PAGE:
We've all seen it: the employee who's convinced she's doing a great job and gets a mediocre performance appraisal, or the student who's sure he's aced an exam and winds up with a D.
The tendency that people have to overrate their abilities fascinates Cornell University social psychologist David Dunning, PhD. "People overestimate themselves," he says, "but more than that, they really seem to believe it. I've been trying to figure out where that certainty of belief comes from."
Dunning is doing that through a series of manipulated studies, mostly with students at Cornell. He's finding that the least competent performers inflate their abilities the most; that the reason for the overinflation seems to be ignorance, not arrogance; and that chronic self-beliefs, however inaccurate, underlie both people's over and underestimations of how well they're doing.
Meanwhile, other researchers are studying the subjective nature of self-assessment from other angles. For example, Steven Heine, PhD, a psychologist at the University of British Columbia, is showing that self-inflation tends to be more of a Western than a universal phenomenon. And psychologist Larry Gruppen, PhD, of the University of Michigan Medical School, is examining inaccurate self-assessments among medical students, where the costs of self-inflation can be particularly high (see related article).
Knowing thyself isn't easy
There are many reasons why it's hard to "know ourselves" in certain domains, Dunning says. In a subjective area like intelligence, for example, people tend to perceive their competence in self-serving ways. A student talented in math, for instance, may emphasize math and analytical skills in her definition of intelligence, while a student gifted in other areas might highlight verbal ability or creativity.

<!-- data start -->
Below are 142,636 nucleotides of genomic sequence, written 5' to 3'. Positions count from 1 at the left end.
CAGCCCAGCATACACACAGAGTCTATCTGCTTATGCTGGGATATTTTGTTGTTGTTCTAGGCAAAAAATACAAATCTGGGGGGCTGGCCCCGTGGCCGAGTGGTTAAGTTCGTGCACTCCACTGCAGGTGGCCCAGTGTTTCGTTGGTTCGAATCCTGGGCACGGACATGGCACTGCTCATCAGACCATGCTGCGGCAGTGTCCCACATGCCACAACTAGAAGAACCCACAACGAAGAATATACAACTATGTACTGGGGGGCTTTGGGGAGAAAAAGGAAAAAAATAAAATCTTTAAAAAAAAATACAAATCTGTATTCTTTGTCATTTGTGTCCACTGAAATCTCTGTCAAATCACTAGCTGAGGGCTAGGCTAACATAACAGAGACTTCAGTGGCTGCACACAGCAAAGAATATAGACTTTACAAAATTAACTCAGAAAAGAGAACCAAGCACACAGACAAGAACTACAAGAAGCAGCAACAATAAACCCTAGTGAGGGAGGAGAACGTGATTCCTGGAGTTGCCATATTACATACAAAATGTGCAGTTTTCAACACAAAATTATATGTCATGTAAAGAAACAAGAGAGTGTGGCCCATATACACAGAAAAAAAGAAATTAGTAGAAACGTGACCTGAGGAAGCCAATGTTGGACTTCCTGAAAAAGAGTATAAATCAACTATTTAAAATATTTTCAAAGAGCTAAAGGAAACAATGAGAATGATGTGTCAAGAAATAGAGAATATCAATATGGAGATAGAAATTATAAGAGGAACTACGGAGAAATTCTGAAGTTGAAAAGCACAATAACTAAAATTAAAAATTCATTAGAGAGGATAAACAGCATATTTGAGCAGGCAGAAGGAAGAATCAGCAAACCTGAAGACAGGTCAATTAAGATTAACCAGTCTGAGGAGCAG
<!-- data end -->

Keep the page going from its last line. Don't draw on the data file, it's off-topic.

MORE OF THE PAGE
Another problem is that in many areas of life, accurate feedback is rare. People don't like giving negative feedback, Dunning says, so it's likely we will fail to hear criticism that would help us improve our performance.
"It's surprising how often feedback is nonexistent or ambiguous," he asserts. "It's a pretty safe assumption that what people say to our face is more positive than what they're saying behind our backs." People also overestimate themselves out of ignorance, Dunning says. Take the ironic example of an elderly man who thinks he's an excellent driver but is a hazard on the road, or the woman who reads a book about the stock market and is ready to compete with a professional stockbroker.
Dunning is addressing some of these self-overestimation issues empirically. In a series of studies reported in the December 1999 Journal of Personality and Social Psychology (Vol. 77, No. 6), he and co-author Justin Kruger, PhD, then a Cornell graduate student and now an assistant professor at the University of Illinois at Urbana-Champaign, examined the idea that ignorance is at the root of some self-inflation. Cornell students received short tests in humor, grammar and logic, then assessed how well they thought they did both individually and in relation to other Cornell students. In all three areas, students who performed the worst greatly overestimated their performance compared to those who did well.
In another article in the January issue of the Journal of Personality and Social Psychology (Vol. 84, No. 1), Dunning and Cornell doctoral candidate Joyce Ehrlinger describe four studies revealing a potential source of people's errors in self-judgment: their longstanding views of their talents and abilities. Depending on which measure the team looked at, such self-views were equally or more related to performance estimates than to their performance itself, and these self-views often produced errors in their reporting on how well they had just performed.